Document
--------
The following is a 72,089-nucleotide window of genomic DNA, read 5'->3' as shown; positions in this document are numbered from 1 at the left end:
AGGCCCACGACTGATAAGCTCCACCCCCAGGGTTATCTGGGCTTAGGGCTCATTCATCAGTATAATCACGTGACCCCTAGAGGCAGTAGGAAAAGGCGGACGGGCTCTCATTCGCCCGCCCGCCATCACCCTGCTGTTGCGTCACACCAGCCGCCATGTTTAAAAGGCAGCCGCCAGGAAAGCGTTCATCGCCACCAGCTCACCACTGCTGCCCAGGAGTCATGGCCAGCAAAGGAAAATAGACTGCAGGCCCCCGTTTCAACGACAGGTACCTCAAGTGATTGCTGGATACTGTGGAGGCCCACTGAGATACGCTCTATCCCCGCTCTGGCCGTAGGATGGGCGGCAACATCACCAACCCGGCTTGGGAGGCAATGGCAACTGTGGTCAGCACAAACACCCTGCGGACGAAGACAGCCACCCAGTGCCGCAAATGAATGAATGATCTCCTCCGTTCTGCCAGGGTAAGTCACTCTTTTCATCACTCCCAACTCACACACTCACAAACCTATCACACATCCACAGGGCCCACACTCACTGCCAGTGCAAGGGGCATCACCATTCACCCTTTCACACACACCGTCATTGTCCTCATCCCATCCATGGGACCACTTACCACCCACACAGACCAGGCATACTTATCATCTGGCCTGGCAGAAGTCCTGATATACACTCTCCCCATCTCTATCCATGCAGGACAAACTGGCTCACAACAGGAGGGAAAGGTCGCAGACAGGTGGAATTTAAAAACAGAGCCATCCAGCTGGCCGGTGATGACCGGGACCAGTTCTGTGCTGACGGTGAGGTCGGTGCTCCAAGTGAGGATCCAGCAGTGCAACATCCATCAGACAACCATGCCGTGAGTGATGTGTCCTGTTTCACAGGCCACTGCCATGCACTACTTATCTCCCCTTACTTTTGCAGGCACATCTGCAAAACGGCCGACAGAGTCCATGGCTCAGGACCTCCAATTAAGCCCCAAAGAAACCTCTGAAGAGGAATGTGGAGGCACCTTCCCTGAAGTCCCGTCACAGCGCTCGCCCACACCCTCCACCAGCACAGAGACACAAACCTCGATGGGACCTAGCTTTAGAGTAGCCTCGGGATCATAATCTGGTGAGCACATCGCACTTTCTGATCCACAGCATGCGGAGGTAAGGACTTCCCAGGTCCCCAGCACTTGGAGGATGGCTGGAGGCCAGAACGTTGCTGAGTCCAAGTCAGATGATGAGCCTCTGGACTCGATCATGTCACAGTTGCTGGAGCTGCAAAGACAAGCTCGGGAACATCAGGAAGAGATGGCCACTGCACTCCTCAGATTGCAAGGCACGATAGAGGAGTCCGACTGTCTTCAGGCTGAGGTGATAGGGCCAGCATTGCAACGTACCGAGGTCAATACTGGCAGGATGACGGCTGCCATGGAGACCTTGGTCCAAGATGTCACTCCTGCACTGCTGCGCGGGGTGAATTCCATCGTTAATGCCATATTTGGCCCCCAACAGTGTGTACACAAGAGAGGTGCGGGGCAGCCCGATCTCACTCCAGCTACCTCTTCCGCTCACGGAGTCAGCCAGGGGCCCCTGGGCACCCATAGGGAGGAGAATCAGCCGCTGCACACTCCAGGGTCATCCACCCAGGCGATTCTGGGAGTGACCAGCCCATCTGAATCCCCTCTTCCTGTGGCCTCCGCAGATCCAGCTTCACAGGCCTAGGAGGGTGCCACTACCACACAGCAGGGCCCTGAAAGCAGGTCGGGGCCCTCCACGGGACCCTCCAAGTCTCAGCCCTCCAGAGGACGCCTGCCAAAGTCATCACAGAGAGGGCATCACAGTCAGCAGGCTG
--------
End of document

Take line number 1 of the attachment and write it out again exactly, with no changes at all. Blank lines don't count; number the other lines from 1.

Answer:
The following is a 72,089-nucleotide window of genomic DNA, read 5'->3' as shown; positions in this document are numbered from 1 at the left end: